Application Architect

Organization
Myriad Genetics, Inc.
Job Location
Salt Lake City, Utah, United States, 84108,
Salary
Benefits
Job Description

Myriad Genetics is looking to hire a Application Architect for our informatics' core development team. This is a high visibility position
and will have a significant impact of the software direction and future for the company.

Requirements

* The Application Architect will be responsible for determining architectures, development techniques, designs patterns, software purchases, and development tools that are used at Myriad Genetics.
* As an Application Architect, you will be expected to clearly and simply communicate complex technical concepts to a wide audience, including technical staff of all levels, non-technical staff and
* executive leadership.
* We expect the Application Architect to participate in code and design reviews, and provide direct assistance on key projects.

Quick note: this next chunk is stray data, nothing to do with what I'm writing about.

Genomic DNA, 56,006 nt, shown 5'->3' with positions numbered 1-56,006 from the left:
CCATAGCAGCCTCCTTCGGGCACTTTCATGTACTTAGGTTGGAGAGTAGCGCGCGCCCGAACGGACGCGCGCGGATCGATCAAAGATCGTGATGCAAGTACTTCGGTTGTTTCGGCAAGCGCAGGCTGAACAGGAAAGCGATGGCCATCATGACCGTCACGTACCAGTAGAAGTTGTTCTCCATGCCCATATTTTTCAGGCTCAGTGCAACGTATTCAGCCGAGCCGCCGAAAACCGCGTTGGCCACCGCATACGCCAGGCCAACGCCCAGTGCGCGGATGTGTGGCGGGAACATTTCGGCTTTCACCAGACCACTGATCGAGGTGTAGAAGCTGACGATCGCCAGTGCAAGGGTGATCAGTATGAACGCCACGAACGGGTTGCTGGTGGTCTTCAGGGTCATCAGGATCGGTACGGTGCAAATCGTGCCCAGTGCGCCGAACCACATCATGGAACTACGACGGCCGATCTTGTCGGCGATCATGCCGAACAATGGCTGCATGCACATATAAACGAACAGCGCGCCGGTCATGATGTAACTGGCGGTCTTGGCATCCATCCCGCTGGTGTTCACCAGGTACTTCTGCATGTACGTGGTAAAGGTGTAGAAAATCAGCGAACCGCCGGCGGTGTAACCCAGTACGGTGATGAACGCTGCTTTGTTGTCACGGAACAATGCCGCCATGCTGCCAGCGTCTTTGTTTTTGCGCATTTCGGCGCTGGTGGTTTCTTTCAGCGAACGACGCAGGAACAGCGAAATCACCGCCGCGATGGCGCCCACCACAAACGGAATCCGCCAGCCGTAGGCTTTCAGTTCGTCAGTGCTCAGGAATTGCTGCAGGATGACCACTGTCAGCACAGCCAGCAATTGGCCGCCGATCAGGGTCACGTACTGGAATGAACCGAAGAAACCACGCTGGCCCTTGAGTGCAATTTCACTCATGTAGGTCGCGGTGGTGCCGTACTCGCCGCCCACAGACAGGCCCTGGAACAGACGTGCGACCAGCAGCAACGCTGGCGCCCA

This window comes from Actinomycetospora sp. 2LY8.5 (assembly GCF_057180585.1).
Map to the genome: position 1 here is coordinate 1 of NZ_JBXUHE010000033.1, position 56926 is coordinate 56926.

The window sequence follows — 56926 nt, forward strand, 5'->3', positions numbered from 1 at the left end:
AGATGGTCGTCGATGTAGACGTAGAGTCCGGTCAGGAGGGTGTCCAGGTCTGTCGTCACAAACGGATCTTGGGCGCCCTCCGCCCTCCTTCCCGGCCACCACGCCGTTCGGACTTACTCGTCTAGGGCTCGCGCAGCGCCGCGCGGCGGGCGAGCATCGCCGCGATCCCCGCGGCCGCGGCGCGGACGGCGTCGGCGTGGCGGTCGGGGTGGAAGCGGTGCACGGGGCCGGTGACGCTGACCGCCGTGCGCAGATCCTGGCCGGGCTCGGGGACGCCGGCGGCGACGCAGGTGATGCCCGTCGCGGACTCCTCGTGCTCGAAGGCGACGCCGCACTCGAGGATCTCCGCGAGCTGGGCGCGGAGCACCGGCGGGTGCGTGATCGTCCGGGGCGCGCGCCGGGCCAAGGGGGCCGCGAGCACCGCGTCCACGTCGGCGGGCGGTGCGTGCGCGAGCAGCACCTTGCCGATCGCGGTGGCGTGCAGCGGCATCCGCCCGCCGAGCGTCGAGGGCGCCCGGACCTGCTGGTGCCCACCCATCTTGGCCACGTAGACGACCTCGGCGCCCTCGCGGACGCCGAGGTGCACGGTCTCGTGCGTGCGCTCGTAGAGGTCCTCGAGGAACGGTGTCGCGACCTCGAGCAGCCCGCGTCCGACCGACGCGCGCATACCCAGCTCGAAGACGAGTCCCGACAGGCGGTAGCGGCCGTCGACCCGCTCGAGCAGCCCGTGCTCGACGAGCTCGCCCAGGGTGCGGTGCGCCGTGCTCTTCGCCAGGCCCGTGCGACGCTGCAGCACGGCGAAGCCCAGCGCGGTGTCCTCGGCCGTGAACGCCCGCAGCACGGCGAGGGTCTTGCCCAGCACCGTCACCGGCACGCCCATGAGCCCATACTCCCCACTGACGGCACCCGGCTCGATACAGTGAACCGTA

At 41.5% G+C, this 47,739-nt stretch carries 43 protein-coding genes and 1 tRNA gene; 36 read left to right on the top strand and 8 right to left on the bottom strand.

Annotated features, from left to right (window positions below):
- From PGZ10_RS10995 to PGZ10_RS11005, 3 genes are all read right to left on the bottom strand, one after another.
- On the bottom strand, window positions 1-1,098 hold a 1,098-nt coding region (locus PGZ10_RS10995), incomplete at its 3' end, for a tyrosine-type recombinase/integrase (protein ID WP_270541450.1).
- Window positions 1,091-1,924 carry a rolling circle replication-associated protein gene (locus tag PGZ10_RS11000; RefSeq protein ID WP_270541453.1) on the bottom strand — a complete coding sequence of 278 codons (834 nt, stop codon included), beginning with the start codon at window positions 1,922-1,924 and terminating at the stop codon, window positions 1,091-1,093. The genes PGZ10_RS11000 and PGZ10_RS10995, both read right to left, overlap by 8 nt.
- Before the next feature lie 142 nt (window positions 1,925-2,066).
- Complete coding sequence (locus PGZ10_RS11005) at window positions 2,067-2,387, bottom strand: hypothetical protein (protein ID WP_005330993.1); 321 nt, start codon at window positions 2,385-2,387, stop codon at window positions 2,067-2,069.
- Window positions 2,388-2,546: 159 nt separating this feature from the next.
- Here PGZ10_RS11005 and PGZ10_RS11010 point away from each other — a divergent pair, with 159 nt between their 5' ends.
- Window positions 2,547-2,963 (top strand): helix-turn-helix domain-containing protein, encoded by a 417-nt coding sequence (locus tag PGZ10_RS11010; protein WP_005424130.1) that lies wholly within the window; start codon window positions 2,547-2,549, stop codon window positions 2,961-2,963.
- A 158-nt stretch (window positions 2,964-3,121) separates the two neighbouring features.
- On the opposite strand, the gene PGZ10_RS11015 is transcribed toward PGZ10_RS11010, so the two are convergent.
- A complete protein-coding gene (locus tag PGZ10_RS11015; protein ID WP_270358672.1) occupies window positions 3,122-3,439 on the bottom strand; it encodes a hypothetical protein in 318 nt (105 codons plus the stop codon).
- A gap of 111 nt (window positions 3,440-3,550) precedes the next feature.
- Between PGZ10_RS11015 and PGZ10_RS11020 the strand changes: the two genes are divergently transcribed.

* The Application Architect is also expected to learn and understand all phases of Myriad's software development life cycle and the design and architecture of a wide range of systems employed at Myriad.
* The Application Architect must have a history of strong leadership, good judgement, and decisiveness, especially in technical areas.

* An advanced degree in computer science or related field.

* 10+ years development experience.

* 8+ years with Java development

* 8+ database (DDL, DML, SQL, data modeling) experience

* Oracle 11g or later

* Object Oriented Design and programming, and Design Patterns

* Object Relational Mapping (ORM) tools such as Hibernate

* Expertise with continuous integration and artifact management systems, e.g. Maven, Hudson/Jenkins and Nexus

Physical and Mental Requirements of the job:

Apply Here

How to Apply

Human Resources

About Our Organization

Gladys Kong writes at Fortune that her STEM background has helped her as a CEO.

Social scientists report that the image of the 'lone scientist' might be deterring US students from STEM careers.

Postdocs supported by external funding are less likely to have access to paid parental leave, Nature News reports.

The US National Institutes of Health's new plan will bolster support for early- and mid-career investigators.